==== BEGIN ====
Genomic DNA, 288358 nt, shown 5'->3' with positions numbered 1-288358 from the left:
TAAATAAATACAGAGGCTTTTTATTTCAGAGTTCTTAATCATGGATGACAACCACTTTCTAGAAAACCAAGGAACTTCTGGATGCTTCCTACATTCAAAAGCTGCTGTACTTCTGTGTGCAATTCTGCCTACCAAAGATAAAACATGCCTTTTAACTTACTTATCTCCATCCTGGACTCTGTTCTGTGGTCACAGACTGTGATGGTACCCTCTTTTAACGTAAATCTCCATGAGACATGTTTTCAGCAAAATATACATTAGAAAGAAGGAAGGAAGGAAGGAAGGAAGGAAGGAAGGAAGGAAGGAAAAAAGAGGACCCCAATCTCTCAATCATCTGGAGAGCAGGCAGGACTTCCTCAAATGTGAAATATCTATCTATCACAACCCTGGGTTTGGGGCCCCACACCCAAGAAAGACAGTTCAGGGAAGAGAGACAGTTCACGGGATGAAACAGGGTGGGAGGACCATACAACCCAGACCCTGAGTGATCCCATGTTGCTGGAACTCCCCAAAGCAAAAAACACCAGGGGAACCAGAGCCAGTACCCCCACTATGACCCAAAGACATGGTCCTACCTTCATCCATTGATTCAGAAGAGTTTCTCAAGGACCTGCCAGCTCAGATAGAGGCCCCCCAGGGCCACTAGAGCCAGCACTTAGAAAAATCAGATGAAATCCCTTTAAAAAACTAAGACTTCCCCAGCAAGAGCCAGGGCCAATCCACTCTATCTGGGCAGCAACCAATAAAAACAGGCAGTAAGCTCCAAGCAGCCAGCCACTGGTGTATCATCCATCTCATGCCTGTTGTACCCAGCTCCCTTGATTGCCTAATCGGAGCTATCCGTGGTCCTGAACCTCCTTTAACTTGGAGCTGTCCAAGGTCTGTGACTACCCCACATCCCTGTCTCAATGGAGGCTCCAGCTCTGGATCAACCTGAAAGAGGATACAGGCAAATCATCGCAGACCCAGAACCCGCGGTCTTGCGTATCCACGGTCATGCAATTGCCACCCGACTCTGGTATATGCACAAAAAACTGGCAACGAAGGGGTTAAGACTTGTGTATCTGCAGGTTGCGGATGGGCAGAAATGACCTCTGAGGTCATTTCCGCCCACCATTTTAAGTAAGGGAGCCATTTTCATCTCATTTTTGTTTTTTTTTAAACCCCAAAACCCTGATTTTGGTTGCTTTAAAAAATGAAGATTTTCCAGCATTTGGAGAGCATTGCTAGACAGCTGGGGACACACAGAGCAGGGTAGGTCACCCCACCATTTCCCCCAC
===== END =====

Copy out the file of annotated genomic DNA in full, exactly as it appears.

Genomic DNA, 288358 nt, shown 5'->3' with positions numbered 1-288358 from the left:
TAAATAAATACAGAGGCTTTTTATTTCAGAGTTCTTAATCATGGATGACAACCACTTTCTAGAAAACCAAGGAACTTCTGGATGCTTCCTACATTCAAAAGCTGCTGTACTTCTGTGTGCAATTCTGCCTACCAAAGATAAAACATGCCTTTTAACTTACTTATCTCCATCCTGGACTCTGTTCTGTGGTCACAGACTGTGATGGTACCCTCTTTTAACGTAAATCTCCATGAGACATGTTTTCAGCAAAATATACATTAGAAAGAAGGAAGGAAGGAAGGAAGGAAGGAAGGAAGGAAGGAAGGAAAAAAGAGGACCCCAATCTCTCAATCATCTGGAGAGCAGGCAGGACTTCCTCAAATGTGAAATATCTATCTATCACAACCCTGGGTTTGGGGCCCCACACCCAAGAAAGACAGTTCAGGGAAGAGAGACAGTTCACGGGATGAAACAGGGTGGGAGGACCATACAACCCAGACCCTGAGTGATCCCATGTTGCTGGAACTCCCCAAAGCAAAAAACACCAGGGGAACCAGAGCCAGTACCCCCACTATGACCCAAAGACATGGTCCTACCTTCATCCATTGATTCAGAAGAGTTTCTCAAGGACCTGCCAGCTCAGATAGAGGCCCCCCAGGGCCACTAGAGCCAGCACTTAGAAAAATCAGATGAAATCCCTTTAAAAAACTAAGACTTCCCCAGCAAGAGCCAGGGCCAATCCACTCTATCTGGGCAGCAACCAATAAAAACAGGCAGTAAGCTCCAAGCAGCCAGCCACTGGTGTATCATCCATCTCATGCCTGTTGTACCCAGCTCCCTTGATTGCCTAATCGGAGCTATCCGTGGTCCTGAACCTCCTTTAACTTGGAGCTGTCCAAGGTCTGTGACTACCCCACATCCCTGTCTCAATGGAGGCTCCAGCTCTGGATCAACCTGAAAGAGGATACAGGCAAATCATCGCAGACCCAGAACCCGCGGTCTTGCGTATCCACGGTCATGCAATTGCCACCCGACTCTGGTATATGCACAAAAAACTGGCAACGAAGGGGTTAAGACTTGTGTATCTGCAGGTTGCGGATGGGCAGAAATGACCTCTGAGGTCATTTCCGCCCACCATTTTAAGTAAGGGAGCCATTTTCATCTCATTTTTGTTTTTTTTTAAACCCCAAAACCCTGATTTTGGTTGCTTTAAAAAATGAAGATTTTCCAGCATTTGGAGAGCATTGCTAGACAGCTGGGGACACACAGAGCAGGGTAGGTCACCCCACCATTTCCCCCAC